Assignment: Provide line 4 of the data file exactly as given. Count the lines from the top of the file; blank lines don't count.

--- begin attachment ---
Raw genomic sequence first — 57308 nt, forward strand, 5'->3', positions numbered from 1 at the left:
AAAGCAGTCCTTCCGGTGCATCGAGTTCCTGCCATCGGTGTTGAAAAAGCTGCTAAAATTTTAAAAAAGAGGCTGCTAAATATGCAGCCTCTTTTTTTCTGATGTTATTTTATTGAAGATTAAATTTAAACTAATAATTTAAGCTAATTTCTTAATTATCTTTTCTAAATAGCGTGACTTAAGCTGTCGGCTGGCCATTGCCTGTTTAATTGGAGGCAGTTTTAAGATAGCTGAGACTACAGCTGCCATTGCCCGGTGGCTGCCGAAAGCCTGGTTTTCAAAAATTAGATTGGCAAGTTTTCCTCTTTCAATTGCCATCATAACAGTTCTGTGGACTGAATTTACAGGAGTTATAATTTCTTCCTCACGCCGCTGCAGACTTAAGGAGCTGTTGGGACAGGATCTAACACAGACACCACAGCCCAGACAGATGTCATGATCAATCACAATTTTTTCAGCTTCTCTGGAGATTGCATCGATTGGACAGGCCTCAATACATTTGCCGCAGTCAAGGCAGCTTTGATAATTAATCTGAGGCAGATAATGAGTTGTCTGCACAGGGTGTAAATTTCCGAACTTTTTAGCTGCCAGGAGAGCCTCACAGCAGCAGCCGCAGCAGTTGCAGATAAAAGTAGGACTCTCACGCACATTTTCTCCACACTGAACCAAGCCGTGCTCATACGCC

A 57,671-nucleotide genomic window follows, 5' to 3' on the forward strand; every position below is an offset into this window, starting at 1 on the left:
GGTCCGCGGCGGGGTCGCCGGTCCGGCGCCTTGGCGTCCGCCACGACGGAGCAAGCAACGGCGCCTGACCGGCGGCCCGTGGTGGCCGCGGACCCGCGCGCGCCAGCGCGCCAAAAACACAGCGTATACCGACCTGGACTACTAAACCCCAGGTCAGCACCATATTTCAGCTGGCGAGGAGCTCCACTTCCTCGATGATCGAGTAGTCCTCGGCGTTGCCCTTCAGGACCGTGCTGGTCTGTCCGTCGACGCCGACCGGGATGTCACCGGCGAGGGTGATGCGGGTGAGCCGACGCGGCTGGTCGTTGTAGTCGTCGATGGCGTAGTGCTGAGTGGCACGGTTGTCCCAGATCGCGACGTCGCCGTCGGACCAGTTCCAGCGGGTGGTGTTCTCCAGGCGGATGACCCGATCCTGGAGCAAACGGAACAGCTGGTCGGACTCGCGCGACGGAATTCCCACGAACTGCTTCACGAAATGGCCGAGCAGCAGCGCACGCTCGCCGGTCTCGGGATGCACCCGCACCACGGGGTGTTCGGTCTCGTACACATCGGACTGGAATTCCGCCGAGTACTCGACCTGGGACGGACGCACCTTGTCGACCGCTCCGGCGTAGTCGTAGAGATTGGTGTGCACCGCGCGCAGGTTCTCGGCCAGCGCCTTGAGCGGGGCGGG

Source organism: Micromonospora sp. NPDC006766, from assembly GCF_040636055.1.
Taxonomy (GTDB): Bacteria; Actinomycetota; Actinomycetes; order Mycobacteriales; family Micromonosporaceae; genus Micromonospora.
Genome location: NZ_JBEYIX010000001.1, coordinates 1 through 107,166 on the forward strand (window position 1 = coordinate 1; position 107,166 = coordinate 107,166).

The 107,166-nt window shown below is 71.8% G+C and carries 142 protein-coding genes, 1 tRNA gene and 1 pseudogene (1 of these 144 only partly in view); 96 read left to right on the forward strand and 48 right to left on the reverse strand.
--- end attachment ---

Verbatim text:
GGTCCGCGGCGGGGTCGCCGGTCCGGCGCCTTGGCGTCCGCCACGACGGAGCAAGCAACGGCGCCTGACCGGCGGCCCGTGGTGGCCGCGGACCCGCGCGCGCCAGCGCGCCAAAAACACAGCGTATACCGACCTGGACTACTAAACCCCAGGTCAGCACCATATTTCAGCTGGCGAGGAGCTCCACTTCCTCGATGATCGAGTAGTCCTCGGCGTTGCCCTTCAGGACCGTGCTGGTCTGTCCGTCGACGCCGACCGGGATGTCACCGGCGAGGGTGATGCGGGTGAGCCGACGCGGCTGGTCGTTGTAGTCGTCGATGGCGTAGTGCTGAGTGGCACGGTTGTCCCAGATCGCGACGTCGCCGTCGGACCAGTTCCAGCGGGTGGTGTTCTCCAGGCGGATGACCCGATCCTGGAGCAAACGGAACAGCTGGTCGGACTCGCGCGACGGAATTCCCACGAACTGCTTCACGAAATGGCCGAGCAGCAGCGCACGCTCGCCGGTCTCGGGATGCACCCGCACCACGGGGTGTTCGGTCTCGTACACATCGGACTGGAATTCCGCCGAGTACTCGACCTGGGACGGACGCACCTTGTCGACCGCTCCGGCGTAGTCGTAGAGATTGGTGTGCACCGCGCGCAGGTTCTCGGCCAGCGCCTTGAGCGGGGCGGG